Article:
“Childhood Obesity: UK Plan Attacked as ‘Weak’ and ‘Watered Down’”BBC News, August 18, 2016

A debate is raging in the UK about the government’s policies aimed at tackling child obesity.


“The Health Benefits of Decoupling Money and Masculinity”The Atlantic, August 18, 2016

New research shows that Millennial men’s well-being improved by staying at home, while women’s improved by being the breadwinner.


“Olympic Athletes Prove That Older Doesn’t Have To Mean Slower”NPR, August 16, 2016

At the recent Olympics we saw amazing performances by athletes in their 30s and 40s – refuting the once commonplace idea that aging athletes could not perform at the highest levels.

While research shows that older athletes tend to need longer recovery time and tweaks to their training, like running underwater rather than on a road – new research also shows that physiological aging happens very different for very active people (like Olympians) than sedentary ones; that individuals over 50 are not too fragile to work out hard; and gender has no impact on the aging/performance equation. Additionally, today’s older top athletes have better and better equipment and training techniques – and it’s rewriting the idea that aging means “slower” or “less strong.”


“This Teacher Banned Homework So Kids Could Learn from Life Instead”Quartz, August 24, 2016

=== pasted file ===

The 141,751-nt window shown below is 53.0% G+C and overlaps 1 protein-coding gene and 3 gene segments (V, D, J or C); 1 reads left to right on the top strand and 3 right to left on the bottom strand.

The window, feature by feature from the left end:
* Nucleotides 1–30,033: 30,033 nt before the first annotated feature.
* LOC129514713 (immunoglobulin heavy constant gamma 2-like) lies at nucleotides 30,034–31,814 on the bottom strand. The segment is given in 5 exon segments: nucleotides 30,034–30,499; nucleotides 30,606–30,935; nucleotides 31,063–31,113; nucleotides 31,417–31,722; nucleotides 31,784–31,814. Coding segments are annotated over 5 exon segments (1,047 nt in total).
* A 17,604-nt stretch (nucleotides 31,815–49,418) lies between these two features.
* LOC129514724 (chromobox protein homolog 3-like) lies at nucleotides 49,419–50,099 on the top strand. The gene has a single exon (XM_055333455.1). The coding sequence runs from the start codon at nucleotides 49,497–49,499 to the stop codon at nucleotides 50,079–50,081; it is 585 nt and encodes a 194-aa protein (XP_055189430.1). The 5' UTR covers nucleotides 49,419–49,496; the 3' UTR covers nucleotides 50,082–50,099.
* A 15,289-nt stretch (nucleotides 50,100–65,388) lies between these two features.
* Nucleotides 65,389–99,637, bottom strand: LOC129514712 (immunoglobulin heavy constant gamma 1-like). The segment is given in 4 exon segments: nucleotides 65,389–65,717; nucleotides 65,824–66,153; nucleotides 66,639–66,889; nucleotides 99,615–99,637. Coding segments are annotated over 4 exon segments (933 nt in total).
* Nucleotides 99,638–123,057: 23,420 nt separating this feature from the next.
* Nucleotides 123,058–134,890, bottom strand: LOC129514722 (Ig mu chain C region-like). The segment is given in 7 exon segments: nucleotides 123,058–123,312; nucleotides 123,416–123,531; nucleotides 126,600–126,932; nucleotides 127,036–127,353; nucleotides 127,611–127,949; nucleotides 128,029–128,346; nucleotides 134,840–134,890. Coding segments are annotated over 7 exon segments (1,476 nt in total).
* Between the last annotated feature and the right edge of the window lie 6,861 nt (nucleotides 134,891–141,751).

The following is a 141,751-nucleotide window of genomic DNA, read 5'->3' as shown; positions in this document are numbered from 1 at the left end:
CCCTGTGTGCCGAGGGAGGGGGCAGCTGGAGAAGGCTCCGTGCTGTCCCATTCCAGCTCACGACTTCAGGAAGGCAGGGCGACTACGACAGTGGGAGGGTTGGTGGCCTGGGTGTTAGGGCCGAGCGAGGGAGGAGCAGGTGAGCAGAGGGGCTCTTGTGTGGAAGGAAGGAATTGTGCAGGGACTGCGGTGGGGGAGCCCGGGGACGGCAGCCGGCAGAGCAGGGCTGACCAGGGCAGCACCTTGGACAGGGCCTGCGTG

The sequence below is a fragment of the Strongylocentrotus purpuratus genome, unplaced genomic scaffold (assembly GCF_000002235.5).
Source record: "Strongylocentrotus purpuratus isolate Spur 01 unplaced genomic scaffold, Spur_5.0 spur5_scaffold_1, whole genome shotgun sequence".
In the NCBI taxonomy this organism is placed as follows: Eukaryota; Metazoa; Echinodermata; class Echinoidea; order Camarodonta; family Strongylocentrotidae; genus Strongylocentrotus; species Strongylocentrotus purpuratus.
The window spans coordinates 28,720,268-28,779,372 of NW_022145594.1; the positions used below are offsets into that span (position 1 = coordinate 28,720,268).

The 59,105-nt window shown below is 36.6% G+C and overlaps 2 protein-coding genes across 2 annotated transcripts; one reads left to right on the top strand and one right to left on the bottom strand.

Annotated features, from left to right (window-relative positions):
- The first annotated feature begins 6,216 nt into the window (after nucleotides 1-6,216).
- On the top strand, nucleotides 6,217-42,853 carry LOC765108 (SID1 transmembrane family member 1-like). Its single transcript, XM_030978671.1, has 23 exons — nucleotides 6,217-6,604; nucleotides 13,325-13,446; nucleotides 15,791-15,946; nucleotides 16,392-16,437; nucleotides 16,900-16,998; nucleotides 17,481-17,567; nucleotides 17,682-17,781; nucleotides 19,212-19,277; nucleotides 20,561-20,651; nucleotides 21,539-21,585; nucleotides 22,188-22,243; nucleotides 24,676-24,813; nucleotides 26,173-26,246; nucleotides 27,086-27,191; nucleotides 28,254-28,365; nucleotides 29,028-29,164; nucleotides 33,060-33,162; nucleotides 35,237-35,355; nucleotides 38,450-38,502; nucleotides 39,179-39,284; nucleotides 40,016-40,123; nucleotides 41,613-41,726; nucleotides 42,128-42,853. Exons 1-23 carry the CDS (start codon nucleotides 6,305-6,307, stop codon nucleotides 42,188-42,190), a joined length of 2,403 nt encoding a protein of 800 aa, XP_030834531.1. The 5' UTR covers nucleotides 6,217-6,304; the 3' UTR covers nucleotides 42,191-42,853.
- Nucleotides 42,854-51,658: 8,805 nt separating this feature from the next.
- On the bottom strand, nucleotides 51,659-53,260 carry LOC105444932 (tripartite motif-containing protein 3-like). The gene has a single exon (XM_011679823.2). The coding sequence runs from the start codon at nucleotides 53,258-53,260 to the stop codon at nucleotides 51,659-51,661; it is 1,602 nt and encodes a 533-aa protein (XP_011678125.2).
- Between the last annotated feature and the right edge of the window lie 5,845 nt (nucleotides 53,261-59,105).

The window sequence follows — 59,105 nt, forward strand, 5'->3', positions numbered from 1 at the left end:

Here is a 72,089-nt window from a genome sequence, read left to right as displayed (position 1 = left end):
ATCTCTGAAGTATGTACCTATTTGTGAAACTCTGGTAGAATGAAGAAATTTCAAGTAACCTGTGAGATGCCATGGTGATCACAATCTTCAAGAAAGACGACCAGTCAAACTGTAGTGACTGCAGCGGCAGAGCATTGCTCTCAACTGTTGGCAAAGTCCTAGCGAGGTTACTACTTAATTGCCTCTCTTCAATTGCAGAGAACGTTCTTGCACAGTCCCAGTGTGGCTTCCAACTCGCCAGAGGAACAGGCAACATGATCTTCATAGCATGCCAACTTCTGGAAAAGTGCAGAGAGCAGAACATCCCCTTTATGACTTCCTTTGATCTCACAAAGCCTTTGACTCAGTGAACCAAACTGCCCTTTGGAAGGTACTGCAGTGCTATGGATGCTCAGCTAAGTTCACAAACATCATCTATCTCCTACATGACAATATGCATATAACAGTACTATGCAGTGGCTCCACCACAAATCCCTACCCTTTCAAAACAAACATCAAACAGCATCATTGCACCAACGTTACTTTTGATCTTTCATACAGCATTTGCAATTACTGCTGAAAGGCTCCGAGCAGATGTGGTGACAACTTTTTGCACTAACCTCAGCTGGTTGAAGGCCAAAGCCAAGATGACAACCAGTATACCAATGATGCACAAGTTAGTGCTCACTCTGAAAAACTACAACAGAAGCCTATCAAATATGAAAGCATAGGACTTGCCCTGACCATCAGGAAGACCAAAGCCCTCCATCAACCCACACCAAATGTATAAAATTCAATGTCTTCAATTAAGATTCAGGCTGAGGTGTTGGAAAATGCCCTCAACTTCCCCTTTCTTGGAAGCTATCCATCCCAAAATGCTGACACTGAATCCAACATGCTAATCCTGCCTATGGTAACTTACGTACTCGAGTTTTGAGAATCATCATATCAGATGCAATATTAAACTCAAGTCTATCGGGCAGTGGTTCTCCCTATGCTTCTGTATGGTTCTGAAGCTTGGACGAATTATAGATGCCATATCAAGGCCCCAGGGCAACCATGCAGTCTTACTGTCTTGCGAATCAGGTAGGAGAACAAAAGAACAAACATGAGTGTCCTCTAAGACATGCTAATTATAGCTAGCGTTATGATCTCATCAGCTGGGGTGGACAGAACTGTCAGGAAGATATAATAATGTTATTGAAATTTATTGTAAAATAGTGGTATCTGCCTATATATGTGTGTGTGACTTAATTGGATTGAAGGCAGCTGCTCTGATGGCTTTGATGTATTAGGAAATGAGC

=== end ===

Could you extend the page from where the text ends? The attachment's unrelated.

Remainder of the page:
Many people feel that increasingly intense academic standards and high-stakes testing are taking a toll on kid’s mental health. “Children today are less free than they have ever been,” says Peter Gray, a psychologist and professor at Boston College. Read this story to find out what one teacher did to remedy this.


“Why 4 A.M. Is the Most Productive Hour”The Wall Street Journal, August 23, 2016

The rationale for waking up at 4 a.m. and feeling well: “When you have peace and quiet and you’re not concerned with people trying to get your attention, you’re dramatically more effective and can get important work done,” says psychologist Josh Davis, director of research at the NeuroLeadership Institute and author of the book, “Two Awesome Hours,” about using science-based tools to enhance productivity.

A Striking Stat:

A new study provides evidence that taxing sugary drinks has a real impact. The city of Berkeley, Calif. passed a soda tax in 2014, and four months later, a new study shows self-reported consumption of soda fell 21 percent – with residents also reported to be drinking more water.

Source: School of Public Health, University of California, Berkeley, 6/2016

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